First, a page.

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December 22nd. 2013 ...
My Top Ten Favorite Cauldrons (Part 2)
December 15th. 2013 ...
The Hex Murder of 1928
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Help and Thoughts for Pagans New to the Journey
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The Pagan and the Papacy
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The Mundane/Spiritual Mirror: What Does it Say About Your Life?
October 27th. 2013 ...
Thoughts On a Miley-Cyrus/ Robin-Thicke Society
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Bottle Spells and Magick in Hoodoo Tradition
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Death of a Friendship within the Craft
NOTE: For a complete list of articles related to this chapter... Visit the Main Index FOR this section.
Addressing Misconceptions About Gothic Wiccans
Article ID: 10736
Age Group: Adult
Days Up: 2,815
Times Read: 5,306
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Posted: June 25th. 2006
Times Viewed: 5,306
I am an avid reader of news digest FARK.com and read the following two headlines the other day:
1) "By belonging to the goth subculture, young people are gaining valuable social and emotional support from their peers" (NewScientist link)
2) Some genius has figured out goth teens are more likely to hurt themselves (ivanhoe.com link)
Both articles cover how teenagers are more likely to have mutilated themselves before becoming Goth, but the second one just smells of b/s to me for the single fact that they focus solely on mutilation.
Have they asked a single Goth adult? No, because Goth adults tend to be more confrontational and articulate than the teens, whether they’re actual Goths or just Manson-listening “spooky kids” (Note: The original name for Marilyn Manson’s band was “Marilyn Manson and the Spooky Kids).
The common misconception about Gothic Wiccans is that we’re a bunch of Marilyn Manson- and Korn-listening playgans. BS. As I’ve covered in my essay “Gothic Wiccans: Fact or Fiction?”, half of the Goth clubs around the world won’t even let you in if you’re below the drinking age of the country you’re in, and a fair number of the rest won’t let you in unless you’re of the age of majority. In fact, most of the Goths I know hold down jobs that range from business owner to criminal psychologist to trucker. I’m going to cover the stereotypes of Wiccans who subscribe to the Goth scene in this convenient little list.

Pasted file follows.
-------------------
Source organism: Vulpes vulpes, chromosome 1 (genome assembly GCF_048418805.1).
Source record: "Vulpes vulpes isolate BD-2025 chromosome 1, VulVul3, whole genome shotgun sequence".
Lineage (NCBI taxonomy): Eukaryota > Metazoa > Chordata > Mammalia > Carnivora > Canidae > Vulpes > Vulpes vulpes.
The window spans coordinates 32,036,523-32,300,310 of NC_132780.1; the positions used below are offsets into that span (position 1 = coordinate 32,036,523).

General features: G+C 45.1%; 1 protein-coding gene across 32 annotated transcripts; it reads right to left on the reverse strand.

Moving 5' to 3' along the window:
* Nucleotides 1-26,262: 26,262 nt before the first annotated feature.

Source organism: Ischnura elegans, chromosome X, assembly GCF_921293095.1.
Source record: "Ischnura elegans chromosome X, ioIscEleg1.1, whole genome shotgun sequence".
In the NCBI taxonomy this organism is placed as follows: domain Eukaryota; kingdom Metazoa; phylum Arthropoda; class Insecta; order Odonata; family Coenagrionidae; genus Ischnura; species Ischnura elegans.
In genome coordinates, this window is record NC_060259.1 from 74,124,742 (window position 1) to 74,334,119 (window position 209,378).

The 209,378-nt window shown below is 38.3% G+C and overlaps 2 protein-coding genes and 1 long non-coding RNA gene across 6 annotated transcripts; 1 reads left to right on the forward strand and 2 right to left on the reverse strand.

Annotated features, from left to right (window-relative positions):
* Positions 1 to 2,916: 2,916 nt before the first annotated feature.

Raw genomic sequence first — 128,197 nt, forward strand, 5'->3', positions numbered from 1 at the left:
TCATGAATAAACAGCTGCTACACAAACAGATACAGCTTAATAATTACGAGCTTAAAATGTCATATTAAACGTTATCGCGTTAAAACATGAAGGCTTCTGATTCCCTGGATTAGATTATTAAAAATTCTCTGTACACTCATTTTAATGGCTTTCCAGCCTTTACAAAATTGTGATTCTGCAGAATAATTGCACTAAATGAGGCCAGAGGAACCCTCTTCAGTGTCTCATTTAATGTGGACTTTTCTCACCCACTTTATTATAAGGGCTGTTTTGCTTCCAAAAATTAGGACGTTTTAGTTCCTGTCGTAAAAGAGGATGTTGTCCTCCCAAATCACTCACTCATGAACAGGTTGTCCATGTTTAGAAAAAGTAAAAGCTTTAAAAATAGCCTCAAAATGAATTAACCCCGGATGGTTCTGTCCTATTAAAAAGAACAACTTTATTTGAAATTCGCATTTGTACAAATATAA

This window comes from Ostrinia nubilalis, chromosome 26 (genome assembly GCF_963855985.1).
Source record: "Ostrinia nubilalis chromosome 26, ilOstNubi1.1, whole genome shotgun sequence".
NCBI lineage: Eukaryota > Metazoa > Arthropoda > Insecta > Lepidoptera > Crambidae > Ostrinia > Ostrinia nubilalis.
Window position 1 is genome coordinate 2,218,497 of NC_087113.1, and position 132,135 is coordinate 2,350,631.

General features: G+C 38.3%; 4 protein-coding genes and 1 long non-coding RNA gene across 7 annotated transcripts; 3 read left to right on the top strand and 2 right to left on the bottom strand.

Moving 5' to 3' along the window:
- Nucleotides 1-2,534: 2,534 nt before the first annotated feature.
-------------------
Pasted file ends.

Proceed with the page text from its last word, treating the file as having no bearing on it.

1) Goths are too morbid to believe in the positive religion of Wicca. Wait...Wicca is, in and of itself, a polytheistic religion which could be construed, to use Isaac Bonewits’ terms, as either MesoPagan or NeoPagan. In other words, you could have a coven of Wiccans dedicate a ritual to Set, Aries, Loki, or a number of other rather negative Gods. For the Wiccans who believe in the Earth Mother, you have to remember that She can be destructive as well as creative.
2) Gothic Wiccans are just teenagers who will probably ditch the religion when they get out of high school. What did I just type? Most Goths I know are adults! We just have a tendency to view what’s wrong with the world.
3) Goths come from broken homes and have alcoholic parents. Wow, I do? That must be news to my parents, who have been married for over 32 years...and have yet to even get the slightest bit tipsy. Goths come from all walks of life, from the “broken home” stereotype to indulgent parents.
4) Those gothics over there are really playing at Satan worship. Yeah, that must be why a few friends and I offered a Samhain prayer to Gaia while we were at the weekly Manhattan Goth event Albion.